Archive for January, 2013

Living and Working as a Nurse in Indianapolis

Posted in Nursing Jobs

One of the most recently revitalized cities in the United States, Indianapolis is home to some great Midwestern hospitals. Some of the best nursing jobs in Indianapolis can be found at the St. Vincent Hospital and Clarian Health Partners, which are all well-rated by  US News and World Report, and have high-ranking specialties.

Many Indianapolis nursing jobs are in hospitals located on various numbered streets, including the Richard Roudebush VA Medical Center and Wishard Health Services.
Nurses working in the Indianapolis area command salaries that are moderate as the cost of living is about average compared to the rest of the country.  Staff RNs average about $67,000 per annum. Licensed practical nurses average about $40,000 per year, with CNAs averaging just under $28,000 in annual pay. All figures are from Salary.Com for 2012.

For travel nurses visiting the city, there are all sorts of places of interest to see and experience, from the Children’s Museum to the Museum of Art. Plus, there’s the Indiana Repertory Theatre, and the Kurt Vonnegut Memorial Library. Sports enthusiasts will surely enjoy watching the Pacers and the Colts, and a pilgrimage to the Motor Speedway and Hall of Fame Museum is a must. History buffs will have fun checking out the President Benjamin Harrison House, or strolling around the Colonel Eli Lilly Civil War Museum – or spend time at the Indiana State Fair in November.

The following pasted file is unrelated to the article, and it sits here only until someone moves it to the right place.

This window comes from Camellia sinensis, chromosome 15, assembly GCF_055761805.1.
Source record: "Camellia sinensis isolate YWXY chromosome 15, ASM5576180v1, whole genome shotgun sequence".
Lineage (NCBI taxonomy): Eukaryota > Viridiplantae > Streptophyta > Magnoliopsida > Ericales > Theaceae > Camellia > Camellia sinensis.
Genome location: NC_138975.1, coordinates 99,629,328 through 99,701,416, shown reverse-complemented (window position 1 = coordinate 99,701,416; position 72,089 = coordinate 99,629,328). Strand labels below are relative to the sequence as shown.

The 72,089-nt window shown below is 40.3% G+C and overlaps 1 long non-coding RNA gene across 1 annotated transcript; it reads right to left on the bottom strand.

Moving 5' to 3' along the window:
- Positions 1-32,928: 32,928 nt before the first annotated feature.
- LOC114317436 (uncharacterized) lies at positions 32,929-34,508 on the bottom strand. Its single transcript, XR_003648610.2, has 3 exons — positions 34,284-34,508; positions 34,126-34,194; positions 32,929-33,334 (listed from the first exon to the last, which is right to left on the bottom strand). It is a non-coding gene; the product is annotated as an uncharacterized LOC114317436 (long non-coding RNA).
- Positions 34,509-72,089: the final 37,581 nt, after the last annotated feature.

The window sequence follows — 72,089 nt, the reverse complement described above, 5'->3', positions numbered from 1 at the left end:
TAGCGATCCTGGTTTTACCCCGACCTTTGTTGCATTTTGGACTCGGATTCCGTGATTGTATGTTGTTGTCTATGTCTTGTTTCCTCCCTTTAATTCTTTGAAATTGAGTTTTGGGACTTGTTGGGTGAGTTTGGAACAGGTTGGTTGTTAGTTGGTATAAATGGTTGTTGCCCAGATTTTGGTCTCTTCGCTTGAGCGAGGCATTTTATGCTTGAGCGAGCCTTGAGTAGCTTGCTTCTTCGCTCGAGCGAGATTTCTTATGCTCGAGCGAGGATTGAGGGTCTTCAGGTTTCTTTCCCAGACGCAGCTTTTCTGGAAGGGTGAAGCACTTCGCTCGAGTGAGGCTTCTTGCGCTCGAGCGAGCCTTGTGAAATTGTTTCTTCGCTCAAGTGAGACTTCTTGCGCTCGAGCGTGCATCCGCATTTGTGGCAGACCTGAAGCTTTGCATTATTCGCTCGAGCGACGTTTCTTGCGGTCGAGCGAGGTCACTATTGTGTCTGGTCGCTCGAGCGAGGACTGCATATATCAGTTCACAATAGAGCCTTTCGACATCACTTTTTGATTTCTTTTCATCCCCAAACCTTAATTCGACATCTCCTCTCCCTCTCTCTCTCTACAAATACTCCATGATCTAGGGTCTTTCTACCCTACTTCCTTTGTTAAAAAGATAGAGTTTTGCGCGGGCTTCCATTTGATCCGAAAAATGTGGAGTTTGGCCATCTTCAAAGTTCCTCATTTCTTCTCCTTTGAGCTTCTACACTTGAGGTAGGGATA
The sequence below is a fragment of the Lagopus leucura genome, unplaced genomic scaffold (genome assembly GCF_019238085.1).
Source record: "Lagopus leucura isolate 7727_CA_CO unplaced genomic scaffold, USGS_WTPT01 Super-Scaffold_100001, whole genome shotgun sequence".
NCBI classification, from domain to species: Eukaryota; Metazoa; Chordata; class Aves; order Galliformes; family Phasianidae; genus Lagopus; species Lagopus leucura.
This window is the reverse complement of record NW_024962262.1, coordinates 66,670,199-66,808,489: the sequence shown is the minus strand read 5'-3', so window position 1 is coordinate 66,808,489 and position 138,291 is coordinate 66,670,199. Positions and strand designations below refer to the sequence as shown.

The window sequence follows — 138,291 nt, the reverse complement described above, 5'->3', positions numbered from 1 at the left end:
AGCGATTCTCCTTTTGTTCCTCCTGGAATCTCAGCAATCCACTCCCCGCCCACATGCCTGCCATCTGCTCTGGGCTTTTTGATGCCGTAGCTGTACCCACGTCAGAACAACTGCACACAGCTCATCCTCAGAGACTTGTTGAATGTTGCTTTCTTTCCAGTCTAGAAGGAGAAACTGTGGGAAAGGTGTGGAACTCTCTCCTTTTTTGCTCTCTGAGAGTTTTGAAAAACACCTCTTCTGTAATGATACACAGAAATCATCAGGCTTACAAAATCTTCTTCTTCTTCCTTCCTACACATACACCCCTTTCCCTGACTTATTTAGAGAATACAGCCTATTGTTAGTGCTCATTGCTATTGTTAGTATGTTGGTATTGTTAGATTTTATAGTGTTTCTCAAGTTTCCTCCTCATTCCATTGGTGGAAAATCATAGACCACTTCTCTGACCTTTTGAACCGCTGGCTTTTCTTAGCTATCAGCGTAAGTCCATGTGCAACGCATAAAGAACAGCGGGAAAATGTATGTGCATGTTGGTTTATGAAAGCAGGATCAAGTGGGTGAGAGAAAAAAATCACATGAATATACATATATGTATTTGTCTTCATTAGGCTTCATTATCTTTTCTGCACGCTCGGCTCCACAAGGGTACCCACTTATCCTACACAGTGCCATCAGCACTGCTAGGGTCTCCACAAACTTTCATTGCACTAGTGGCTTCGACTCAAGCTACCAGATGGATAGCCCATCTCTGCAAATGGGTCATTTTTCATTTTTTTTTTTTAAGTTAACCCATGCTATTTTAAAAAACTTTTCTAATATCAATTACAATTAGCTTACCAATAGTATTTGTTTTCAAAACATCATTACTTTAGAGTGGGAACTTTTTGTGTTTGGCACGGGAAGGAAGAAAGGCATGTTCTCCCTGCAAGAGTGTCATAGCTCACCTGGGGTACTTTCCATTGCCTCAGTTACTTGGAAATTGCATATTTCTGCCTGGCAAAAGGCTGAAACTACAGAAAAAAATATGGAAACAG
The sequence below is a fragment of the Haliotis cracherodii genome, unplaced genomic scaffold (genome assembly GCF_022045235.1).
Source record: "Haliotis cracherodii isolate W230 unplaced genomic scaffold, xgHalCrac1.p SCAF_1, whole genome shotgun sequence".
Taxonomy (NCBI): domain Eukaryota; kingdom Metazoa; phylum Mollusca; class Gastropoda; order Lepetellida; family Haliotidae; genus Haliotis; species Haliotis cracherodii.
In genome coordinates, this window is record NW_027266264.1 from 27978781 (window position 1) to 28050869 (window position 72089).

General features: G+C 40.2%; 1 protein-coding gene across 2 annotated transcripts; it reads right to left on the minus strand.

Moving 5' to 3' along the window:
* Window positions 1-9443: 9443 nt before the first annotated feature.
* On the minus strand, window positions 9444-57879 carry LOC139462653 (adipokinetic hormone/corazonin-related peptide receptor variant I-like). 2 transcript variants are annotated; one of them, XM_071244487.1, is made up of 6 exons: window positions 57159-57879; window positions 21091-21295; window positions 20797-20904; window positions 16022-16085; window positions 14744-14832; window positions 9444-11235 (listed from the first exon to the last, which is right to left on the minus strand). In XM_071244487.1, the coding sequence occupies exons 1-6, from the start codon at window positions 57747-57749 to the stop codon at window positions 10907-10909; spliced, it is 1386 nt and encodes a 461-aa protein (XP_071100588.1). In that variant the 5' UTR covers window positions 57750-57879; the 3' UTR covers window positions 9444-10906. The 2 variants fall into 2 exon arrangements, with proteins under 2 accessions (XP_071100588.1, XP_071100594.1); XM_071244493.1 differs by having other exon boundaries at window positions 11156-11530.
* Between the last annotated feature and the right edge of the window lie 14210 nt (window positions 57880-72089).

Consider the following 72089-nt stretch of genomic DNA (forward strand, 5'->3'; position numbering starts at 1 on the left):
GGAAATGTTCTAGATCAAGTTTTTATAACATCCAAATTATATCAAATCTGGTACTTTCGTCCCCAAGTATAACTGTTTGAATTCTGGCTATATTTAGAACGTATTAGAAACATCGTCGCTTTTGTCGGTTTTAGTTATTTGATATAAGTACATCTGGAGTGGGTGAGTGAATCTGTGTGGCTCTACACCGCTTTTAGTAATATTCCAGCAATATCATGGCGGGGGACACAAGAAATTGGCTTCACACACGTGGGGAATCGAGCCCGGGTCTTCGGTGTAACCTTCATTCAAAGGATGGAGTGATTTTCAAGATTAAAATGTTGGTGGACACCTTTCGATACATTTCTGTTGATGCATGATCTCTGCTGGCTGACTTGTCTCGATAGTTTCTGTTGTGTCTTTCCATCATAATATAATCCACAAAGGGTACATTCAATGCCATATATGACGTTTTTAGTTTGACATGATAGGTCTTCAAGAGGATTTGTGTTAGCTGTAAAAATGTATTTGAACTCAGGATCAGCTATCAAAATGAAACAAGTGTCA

Whether residing in Indianapolis or visiting as a travel nurse, getting around is not too bad, as the center of the city is laid out in a grid. Interstate 465 rings around the city and intersects Interstate 74. The White River runs to the west of the city and is crossed at Maryland Street.

Indianapolis travel nursing jobs are often in the downtown area, which is where a lot of the numbered streets are. Other downtown cities are named after presidents or states, with New York Street cutting all the way across from east to west, and Pennsylvania Street traversing north and south.

Another popular transportation option in Indianapolis is the comprehensive public transportation system. IndyGo (the Indianapolis Public Transportation Corporation) consists of buses with connections to CIRTA (Central Indiana Regional Transportation Authority), a regional rail service. Several of the bus lines service area hospitals, particularly the #10 and the #28.

Housing is generally more expensive the closer you get to the center of things. Prices can be higher in affluent areas such as Forest Hills, Herrin-Morton and Windsor Park. Prices are lower in the Warren Park and Devington areas, and are rather low in comparison to other parts of the United States. According to Trulia, the market is in flux, with many listings rising but sale prices falling in early 2013. Apartment living can be in modern townhouses or sometimes in developments.

Educational opportunities are plentiful, as Indianapolis is home to a concentration of great colleges and universities. Nursing programs are available at (among others) Indiana University, Purdue University, Marian University and the University of Indianapolis. The experience of nursing in Indiana can be greatly improved by attending any of these schools.

Indianapolis – it’s not just the Speedway. Got more great ideas about living and working in Indianapolis? Feel free to add them in the Comments section!

Care Coordination: Opportunities for Nursing

Posted in Nursing